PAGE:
By providing stronger financial support to Chinese NGOs and non-profit organizations focused on human rights, the United States can provide direct assistance without having to directly engage with the Chinese government, which always poses a challenge. According to the Congressional Research Service, of the $279 million allocated by the State Department between 2001 and 2010 for human rights, democracy, Tibetan communities, and the environment in China, the large majority of the money went to US-based organizations. While the work US-based organizations do is certainly important, the allocation of more funds to organizations actually located in China itself would allow for a more direct impact. The status quo of human rights in China is poor, but citizens are able to organize and protest more readily than any other time in recent history. American support for Chinese NGOs like Empower and Rights Institute, which aims to fortify leadership and grassroots networking and educate marginalized groups on rights protection, will help the Chinese citizenry to promote change from within. Also, supporting the training of skilled lawyers that help to ensure the rights of the Chinese citizenry can help to combat the abuses of the court system. Considering the Chinese government’s opposition to foreign criticism, empowering the Chinese population is one of the most promising remedies to the human rights problem in China.
In order to maximize change in China, the United States must project a consistent image on the matter of human rights by setting a better example for the rest of the world. In other words, the United States must have a record with which to back up calls for change. This means dealing with racial disparities in criminal justice, improving labor rights, resolving the roadblocks that have prevented the closure of Guantanamo Bay, and much more. These are divisive political issues in the United States, but reasserting American commitment to human rights in China can facilitate progress on these issues at home.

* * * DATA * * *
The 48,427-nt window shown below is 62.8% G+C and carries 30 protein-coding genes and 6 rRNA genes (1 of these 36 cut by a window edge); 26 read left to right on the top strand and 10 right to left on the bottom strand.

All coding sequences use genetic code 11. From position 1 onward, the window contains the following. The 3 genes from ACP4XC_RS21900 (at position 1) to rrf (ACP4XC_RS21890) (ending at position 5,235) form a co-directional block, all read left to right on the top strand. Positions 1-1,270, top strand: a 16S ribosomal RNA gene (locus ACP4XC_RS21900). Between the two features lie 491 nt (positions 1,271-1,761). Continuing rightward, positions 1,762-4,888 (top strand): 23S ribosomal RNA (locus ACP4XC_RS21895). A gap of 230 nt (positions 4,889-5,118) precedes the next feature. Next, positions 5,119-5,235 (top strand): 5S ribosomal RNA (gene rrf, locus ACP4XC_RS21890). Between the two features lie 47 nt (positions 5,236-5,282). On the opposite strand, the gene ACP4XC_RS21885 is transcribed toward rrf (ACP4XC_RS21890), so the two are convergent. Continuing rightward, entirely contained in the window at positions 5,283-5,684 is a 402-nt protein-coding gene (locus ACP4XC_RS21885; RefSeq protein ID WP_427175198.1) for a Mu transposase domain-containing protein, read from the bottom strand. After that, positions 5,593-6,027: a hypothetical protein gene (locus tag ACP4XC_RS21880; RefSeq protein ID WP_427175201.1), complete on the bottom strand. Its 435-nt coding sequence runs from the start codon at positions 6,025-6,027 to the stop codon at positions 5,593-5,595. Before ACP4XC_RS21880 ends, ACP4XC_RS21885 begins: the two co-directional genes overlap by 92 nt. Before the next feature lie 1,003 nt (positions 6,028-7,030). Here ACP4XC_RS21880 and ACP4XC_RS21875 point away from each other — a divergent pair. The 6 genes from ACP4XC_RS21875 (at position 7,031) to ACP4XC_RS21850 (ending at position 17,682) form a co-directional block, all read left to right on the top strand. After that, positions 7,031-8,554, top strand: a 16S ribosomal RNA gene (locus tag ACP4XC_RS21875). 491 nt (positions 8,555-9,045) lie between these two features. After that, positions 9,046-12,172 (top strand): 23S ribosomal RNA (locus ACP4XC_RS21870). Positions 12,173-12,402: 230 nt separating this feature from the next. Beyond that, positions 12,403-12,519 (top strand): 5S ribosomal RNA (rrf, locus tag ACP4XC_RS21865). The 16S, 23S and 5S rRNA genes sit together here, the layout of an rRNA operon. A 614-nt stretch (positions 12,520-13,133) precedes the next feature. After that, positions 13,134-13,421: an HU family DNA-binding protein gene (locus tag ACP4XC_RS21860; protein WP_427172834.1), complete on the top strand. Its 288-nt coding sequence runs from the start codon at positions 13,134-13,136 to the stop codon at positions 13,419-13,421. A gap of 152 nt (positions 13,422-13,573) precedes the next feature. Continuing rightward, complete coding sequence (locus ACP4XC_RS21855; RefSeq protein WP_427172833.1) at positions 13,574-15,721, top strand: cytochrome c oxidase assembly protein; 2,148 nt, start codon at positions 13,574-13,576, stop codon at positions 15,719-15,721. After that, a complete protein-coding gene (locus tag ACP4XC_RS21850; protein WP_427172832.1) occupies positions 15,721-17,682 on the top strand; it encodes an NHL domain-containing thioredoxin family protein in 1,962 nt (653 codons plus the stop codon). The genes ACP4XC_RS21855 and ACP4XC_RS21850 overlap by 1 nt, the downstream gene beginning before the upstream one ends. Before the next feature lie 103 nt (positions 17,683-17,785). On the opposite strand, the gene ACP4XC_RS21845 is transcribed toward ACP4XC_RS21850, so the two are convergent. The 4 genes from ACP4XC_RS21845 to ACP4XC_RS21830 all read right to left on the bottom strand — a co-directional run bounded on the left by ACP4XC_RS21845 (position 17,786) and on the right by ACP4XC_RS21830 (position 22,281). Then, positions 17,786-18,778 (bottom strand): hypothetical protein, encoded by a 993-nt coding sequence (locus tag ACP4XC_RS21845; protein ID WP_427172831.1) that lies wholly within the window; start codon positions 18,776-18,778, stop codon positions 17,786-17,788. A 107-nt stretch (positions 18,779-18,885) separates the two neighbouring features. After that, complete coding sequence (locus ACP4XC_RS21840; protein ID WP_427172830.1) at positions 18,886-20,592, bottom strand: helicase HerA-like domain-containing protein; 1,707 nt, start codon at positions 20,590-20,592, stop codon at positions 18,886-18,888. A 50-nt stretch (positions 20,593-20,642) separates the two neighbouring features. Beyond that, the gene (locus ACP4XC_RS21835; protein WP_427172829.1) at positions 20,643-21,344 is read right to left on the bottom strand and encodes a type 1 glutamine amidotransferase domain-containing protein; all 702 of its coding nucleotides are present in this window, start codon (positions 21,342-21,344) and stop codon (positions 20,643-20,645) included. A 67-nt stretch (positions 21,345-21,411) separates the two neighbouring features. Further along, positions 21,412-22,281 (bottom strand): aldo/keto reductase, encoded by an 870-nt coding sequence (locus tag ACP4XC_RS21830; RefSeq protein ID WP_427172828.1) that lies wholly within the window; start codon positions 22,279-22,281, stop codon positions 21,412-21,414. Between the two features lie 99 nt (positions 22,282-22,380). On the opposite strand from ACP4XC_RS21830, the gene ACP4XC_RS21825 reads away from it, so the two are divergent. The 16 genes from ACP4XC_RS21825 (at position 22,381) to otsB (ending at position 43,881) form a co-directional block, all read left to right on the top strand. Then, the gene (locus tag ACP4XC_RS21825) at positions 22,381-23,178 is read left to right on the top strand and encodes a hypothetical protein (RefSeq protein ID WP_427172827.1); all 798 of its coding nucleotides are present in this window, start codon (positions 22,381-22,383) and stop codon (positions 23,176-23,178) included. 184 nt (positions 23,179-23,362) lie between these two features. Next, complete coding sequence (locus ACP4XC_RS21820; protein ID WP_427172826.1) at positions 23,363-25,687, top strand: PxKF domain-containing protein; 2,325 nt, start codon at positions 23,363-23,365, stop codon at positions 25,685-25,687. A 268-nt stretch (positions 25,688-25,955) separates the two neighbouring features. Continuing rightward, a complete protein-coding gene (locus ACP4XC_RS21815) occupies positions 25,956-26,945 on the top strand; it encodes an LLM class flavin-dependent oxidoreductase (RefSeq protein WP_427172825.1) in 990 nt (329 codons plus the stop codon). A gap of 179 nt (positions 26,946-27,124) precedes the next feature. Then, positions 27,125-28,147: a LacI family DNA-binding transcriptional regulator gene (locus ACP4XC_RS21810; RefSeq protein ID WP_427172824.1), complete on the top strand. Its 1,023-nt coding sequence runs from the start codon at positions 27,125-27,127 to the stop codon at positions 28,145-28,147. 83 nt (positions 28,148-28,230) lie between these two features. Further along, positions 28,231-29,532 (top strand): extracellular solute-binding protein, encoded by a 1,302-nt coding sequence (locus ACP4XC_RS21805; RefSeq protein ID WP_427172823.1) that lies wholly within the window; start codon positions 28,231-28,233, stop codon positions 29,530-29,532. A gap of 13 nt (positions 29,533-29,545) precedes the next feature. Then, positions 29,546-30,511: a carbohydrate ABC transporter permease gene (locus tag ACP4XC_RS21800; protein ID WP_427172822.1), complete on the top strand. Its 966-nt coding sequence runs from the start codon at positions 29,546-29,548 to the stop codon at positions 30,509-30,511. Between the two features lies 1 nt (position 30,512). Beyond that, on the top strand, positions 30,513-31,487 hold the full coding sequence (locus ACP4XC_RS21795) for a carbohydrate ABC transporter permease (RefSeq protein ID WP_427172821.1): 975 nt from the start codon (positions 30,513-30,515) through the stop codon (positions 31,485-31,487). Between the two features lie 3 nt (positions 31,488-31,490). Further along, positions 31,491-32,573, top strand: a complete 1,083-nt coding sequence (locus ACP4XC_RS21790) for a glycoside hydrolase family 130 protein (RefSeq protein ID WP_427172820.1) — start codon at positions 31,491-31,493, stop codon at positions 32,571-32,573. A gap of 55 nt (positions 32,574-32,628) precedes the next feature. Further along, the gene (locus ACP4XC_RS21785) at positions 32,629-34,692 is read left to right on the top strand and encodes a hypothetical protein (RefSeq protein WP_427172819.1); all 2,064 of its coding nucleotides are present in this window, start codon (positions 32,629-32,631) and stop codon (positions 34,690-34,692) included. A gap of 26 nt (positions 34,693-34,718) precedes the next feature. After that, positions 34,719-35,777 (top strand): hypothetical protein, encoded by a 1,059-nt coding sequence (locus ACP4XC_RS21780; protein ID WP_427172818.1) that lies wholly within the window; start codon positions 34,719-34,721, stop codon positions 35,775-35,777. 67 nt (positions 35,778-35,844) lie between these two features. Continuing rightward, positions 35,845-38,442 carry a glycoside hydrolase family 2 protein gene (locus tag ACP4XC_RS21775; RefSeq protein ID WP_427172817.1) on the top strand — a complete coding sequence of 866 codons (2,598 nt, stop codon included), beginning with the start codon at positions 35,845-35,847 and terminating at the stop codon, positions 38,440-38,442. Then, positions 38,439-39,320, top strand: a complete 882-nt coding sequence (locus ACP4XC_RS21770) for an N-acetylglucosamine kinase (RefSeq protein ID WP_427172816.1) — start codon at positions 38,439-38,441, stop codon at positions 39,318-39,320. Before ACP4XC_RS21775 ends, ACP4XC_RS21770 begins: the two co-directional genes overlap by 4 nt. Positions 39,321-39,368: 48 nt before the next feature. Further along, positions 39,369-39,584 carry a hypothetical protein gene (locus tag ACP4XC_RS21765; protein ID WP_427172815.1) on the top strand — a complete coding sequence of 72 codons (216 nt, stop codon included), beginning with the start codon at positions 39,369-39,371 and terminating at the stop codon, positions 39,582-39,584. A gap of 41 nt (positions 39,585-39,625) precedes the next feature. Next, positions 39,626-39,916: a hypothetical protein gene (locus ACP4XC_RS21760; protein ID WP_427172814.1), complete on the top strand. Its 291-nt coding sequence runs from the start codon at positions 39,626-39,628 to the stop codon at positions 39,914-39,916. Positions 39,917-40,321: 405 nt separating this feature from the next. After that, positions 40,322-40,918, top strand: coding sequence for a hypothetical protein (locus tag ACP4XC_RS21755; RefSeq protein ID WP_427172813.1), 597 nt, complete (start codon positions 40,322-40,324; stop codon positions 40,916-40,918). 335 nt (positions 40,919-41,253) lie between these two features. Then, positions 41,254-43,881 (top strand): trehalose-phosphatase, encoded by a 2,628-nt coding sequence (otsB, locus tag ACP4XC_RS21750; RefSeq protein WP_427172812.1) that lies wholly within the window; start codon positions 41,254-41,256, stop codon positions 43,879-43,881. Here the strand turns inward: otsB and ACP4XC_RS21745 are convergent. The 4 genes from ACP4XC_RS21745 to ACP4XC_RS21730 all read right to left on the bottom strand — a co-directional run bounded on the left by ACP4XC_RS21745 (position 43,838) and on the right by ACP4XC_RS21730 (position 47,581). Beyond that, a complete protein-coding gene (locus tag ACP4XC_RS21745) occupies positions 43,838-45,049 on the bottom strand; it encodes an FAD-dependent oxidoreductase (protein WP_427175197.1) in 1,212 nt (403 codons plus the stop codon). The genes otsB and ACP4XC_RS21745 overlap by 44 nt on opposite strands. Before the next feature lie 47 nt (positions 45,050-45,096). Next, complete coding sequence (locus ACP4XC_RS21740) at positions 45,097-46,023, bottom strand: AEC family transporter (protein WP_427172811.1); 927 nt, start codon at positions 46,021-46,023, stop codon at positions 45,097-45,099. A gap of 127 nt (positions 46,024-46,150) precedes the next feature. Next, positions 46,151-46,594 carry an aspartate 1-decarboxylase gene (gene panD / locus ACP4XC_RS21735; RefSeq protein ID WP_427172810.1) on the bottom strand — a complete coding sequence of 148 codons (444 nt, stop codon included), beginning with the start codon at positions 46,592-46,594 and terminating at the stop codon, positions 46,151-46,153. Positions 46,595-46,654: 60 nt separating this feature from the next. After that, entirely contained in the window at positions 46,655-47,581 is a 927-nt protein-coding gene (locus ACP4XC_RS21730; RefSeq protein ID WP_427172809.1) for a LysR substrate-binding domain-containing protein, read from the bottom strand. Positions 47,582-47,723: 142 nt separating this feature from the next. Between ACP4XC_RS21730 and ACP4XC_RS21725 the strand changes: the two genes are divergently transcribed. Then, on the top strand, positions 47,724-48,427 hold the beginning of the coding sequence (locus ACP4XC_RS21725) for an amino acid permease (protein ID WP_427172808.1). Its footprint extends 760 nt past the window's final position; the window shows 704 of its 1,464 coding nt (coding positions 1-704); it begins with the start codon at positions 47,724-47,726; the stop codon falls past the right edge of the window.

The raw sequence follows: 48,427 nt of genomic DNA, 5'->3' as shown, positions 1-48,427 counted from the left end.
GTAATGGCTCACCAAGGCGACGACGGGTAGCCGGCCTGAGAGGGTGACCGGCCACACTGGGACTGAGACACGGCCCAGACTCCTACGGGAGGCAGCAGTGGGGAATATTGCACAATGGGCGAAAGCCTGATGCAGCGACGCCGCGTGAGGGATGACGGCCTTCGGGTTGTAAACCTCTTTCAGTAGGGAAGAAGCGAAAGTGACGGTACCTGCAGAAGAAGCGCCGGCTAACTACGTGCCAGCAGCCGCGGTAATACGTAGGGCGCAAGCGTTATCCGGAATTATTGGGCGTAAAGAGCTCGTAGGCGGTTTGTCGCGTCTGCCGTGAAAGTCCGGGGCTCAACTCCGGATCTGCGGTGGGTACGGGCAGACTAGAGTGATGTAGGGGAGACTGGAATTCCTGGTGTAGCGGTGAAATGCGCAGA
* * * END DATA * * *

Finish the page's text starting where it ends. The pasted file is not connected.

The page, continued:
As a world leader, the United States has the responsibility to ensure that human rights are a significant consideration when formulating foreign policy. China is powerful and its influence is undeniable. But a powerful China does not necessitate a conciliatory America. The United States is the only world power influential enough to effectively advocate for change in China. This influence enables the United States to engage in independent human rights discourse without fear of economic turmoil. As evidenced by Presidents Carter and Reagan, human rights can be an effective part of foreign policy. Now is the time to work toward real change in China.
This article originally appeared in the Spring 2014 edition of PPR.